For many large American publishers there are only three printing companies. Soon, there may be only two.
R.R. Donnelley stunned the printing and publishing industries today by announcing its offer to be the "stalking-horse" bidder for rival Quebecor World, which is about to emerge from bankruptcy reorganization. It offered Quebecor's creditors, who essentially own the company, everything they would receive from the reorganization (which for many unsecured creditors is at most 50 cents on the dollar) plus 15% ownership of Donnelley. Donnelley stock closed down 9% today, making the stock being offered to the Quebecor creditors worth about $360 million. (See also "Q&A on the Donnelley-Quebecor Deal".)
Donnelley's proposal letter expressed confidence that the deal would be approved by the U.S. and Canadian governments, but the word "antitrust" was on the minds and lips of many major buyers of printing today.
Donnelley may point out to government agencies that the United States has thousands of printing companies. But only three -- Donnelley, Quebecor, and the privately held Quad/Graphics -- have rotogravure publication presses. And only those three have co-mail pools that typically contain at least several million magazines and/or catalogs. As good as they may be, "second-tier" printers with only offset presses and smaller co-mail pools simply cannot compete with the Big Three for much of the long-run catalog and magazine work in the U.S.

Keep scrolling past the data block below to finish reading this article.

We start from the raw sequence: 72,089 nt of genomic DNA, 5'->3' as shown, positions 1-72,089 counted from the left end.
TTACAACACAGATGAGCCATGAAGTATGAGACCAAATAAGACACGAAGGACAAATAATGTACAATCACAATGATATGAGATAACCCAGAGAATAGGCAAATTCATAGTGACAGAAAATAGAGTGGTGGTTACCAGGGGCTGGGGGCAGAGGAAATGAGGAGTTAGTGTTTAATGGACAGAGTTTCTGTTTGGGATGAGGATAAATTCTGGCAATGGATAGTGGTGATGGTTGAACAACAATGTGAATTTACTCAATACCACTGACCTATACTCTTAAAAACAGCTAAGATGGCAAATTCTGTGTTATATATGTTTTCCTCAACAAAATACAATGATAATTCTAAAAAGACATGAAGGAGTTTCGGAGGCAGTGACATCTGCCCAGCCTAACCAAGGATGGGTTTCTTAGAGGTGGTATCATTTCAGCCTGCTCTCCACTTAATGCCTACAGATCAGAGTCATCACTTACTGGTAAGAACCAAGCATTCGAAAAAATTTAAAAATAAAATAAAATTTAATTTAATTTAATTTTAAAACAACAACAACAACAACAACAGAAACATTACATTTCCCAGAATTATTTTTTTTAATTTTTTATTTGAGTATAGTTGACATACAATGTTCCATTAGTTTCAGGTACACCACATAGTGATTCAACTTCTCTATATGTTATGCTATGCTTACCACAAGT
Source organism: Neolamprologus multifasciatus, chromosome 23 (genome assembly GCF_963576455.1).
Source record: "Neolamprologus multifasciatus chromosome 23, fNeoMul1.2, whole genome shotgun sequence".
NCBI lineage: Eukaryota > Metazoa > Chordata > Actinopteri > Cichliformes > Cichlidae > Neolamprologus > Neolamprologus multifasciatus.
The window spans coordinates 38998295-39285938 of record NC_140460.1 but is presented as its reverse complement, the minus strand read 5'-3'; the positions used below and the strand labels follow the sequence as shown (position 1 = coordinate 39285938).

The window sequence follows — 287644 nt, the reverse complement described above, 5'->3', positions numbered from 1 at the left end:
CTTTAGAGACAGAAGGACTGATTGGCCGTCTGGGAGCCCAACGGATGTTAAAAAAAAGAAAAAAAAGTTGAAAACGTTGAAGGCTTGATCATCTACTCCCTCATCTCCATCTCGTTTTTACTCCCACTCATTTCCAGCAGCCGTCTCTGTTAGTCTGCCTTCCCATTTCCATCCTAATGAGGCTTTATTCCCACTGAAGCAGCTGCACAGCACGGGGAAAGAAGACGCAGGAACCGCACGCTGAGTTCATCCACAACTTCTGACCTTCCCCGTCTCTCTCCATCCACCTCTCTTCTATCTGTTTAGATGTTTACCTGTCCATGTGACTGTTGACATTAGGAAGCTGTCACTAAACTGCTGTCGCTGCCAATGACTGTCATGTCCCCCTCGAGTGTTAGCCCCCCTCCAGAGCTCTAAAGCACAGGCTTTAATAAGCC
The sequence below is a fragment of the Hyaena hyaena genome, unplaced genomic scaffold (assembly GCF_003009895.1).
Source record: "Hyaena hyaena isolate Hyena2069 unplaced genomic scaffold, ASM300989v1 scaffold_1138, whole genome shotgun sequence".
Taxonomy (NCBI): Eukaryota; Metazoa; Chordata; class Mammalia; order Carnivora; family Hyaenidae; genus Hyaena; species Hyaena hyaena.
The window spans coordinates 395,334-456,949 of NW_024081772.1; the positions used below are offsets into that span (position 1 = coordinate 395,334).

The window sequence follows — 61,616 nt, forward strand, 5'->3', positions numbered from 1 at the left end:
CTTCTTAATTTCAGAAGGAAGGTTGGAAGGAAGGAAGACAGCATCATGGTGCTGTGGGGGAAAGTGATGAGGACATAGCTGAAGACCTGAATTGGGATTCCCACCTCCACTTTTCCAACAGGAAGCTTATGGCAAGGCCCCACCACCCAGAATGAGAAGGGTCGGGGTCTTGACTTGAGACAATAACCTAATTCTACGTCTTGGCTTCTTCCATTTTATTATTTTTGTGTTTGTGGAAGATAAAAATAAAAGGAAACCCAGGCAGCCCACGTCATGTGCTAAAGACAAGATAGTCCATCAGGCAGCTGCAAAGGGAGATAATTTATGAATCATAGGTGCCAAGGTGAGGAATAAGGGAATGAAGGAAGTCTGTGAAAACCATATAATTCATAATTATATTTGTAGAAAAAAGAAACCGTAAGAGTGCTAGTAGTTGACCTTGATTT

For parts of the market, such as for rotogravure magazines inserted into newspapers (like Parade and American Profile) and for telephone directories, it's really the Big Two, with Quad mostly or completely out of the picture. Quad has been trying to break into the newspaper-insert magazine market for years and reportedly built its Martinsburg, WV plant because it (mistakenly) thought it had a deal to print USA Weekend.
But a foray into coupon printing years ago that nearly bankrupted the company has engraved a commandment into Quad's corporate DNA: Don't get into price wars on printing. The Wisconsin-based company tends to compete instead with features like high-speed binderies and efficient co-mail pools -- which are irrelevant in the if-we-get-this-business-at-this-price-will-we-have-any-profit-margin? world of printing Sunday newspapers.
With its stalking-horse bid, Donnelley would set the bar for anyone wanting to buy all or part of Quebecor World, though the creditors would still be able to seek better deals. Even if the proposal does not pass anti-trust muster, it could be a winner for Donnelley by preventing competitors from buying Quebecor plants at fire-sale prices and then using their nearly debt-free status to undercut Donnelley.
I would love to hear your concerns, questions, or insights about the Donnelley proposal. Please email them to Dead.Tree.Edition@gmail.com. I promise not to attribute any comments to you or your company without your authorization.